The “green” movement turns blood-red in the high-octane action thriller BLUESHIFT, a two-issue, 60-page graphic novel premiering in 5 page installments on Celsias for the next 12 weeks. Marvel and DC Comics artists John VanFleet and Dave DeVries, writer Blake Hutchins, and Seed Studio Inc. take audiences a half-century into a future extrapolated from today’s environmental headlines. Their creation is a world sliding into a globally warmed Hell.
But don’t expect BlueShift to be a preachy green cautionary tale. Expect blood. Lots of it.
“Today’s older teen audiences are keyed into video game thrills,” series art director Dave DeVries stated, “They would tune out a preachy story. BlueShift delivers all of the brutal action they expect, along with a story that holds an important message about the environment. It was important to everyone at Seed that this audience understand the consequences of their actions.”
To accomplish this, Seed Studio hired renowned environmental concept artist John Van Fleet to painstakingly build backgrounds based upon the extensive research of writers Blake Hutchins and Alex Jimenez. Using global warming reports by both the United Nations and the Department of Defense, the team created their vision of our world after the worst effects of climate change have become a reality..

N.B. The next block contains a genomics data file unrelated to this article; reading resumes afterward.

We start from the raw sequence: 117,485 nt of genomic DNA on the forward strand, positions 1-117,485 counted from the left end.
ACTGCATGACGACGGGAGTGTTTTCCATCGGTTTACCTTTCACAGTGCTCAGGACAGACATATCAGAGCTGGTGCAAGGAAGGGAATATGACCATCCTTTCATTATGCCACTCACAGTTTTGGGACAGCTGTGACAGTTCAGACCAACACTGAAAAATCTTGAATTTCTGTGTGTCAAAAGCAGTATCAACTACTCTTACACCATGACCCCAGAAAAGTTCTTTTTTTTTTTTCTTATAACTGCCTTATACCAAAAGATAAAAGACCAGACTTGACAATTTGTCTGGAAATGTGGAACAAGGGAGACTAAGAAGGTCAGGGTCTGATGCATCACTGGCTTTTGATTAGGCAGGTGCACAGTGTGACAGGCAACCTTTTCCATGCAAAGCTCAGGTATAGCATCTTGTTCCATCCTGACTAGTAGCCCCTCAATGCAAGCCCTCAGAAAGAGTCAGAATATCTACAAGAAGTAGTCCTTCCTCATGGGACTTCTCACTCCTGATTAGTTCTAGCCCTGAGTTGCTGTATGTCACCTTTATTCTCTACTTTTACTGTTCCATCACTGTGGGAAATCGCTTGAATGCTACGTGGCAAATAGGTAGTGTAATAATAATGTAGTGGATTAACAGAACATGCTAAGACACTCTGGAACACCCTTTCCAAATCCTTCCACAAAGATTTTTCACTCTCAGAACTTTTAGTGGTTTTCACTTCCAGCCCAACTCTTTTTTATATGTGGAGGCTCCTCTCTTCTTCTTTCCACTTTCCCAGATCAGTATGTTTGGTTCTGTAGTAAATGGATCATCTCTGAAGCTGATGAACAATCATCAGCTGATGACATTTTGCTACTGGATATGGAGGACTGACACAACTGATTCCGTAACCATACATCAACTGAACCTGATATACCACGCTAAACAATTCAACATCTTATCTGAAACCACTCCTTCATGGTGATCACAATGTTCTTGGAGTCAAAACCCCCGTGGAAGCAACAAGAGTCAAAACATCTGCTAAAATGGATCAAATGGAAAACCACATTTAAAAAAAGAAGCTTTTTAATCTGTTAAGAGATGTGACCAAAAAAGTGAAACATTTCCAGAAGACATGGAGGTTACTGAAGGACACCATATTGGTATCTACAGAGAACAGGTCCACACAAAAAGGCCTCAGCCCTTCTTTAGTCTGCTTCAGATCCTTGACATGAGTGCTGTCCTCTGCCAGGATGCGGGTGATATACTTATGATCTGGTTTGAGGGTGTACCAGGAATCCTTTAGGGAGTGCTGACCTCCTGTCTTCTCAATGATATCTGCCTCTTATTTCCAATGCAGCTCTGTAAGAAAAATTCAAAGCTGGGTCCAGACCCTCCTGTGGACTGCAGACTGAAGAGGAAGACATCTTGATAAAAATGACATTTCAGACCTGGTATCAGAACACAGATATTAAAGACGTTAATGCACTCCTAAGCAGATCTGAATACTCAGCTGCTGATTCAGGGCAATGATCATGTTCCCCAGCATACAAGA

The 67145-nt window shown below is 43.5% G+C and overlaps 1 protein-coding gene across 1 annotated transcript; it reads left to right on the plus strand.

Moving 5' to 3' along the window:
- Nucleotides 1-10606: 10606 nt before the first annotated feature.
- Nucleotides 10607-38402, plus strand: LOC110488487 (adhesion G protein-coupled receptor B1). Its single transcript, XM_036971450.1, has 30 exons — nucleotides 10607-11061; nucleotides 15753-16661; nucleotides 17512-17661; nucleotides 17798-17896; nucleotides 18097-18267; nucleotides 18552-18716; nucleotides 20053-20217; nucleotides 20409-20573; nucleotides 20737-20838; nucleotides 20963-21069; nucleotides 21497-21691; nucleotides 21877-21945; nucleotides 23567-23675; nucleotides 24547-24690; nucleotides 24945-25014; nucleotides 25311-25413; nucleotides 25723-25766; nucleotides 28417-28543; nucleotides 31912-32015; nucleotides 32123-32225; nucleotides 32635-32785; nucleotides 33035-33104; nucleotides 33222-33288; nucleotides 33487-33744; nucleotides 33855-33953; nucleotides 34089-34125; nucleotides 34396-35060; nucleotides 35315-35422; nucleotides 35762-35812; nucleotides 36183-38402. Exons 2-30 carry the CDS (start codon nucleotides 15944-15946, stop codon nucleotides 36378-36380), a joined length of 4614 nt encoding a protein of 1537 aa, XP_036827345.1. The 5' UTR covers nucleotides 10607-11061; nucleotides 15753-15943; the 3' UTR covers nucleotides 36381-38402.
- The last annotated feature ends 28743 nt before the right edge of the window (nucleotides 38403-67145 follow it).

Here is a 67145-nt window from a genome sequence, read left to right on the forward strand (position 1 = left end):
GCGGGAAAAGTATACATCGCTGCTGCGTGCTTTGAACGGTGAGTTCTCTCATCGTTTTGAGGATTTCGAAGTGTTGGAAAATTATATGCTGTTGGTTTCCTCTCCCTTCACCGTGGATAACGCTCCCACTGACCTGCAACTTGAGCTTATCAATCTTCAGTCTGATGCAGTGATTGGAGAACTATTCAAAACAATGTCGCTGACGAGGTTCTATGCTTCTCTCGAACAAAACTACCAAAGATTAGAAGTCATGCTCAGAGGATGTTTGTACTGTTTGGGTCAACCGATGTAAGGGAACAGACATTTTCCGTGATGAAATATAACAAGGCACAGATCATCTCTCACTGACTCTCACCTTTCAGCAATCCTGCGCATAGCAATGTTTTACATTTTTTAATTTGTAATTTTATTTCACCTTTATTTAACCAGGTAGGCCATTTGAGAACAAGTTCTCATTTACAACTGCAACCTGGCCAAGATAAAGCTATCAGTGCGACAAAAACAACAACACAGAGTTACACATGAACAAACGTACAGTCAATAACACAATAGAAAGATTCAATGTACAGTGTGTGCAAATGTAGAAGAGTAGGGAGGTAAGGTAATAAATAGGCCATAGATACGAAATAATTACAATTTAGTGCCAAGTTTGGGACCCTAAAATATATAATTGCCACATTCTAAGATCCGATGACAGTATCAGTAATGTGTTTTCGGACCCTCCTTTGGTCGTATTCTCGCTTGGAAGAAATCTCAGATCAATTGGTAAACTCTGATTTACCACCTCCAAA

Responding in kind, the protagonists, dubbed BlueShifters for their cyanotic appearance when powered up, have adapted superhuman abilities to navigate this brutal new world. They fight like Bruce Lee, heal like Wolverine, and predict opponents' moves like Nostradamus.
BlueShift readers should expect blood, entertainment and a new uneasiness about abusing the world we all share. To read the first chapter just click here!
So really, what is BlueShift?
So here we are in the launch week of BlueShift on Celsias, and you probably have questions about where “this”–meaning the setting, characters, story, and style–is all coming from.
What the hell is BlueShift, anyway? Eco-punk? Pre-post-apoc paranormal action? Cyberpunk metaphor writ large in bullet-chewed letters?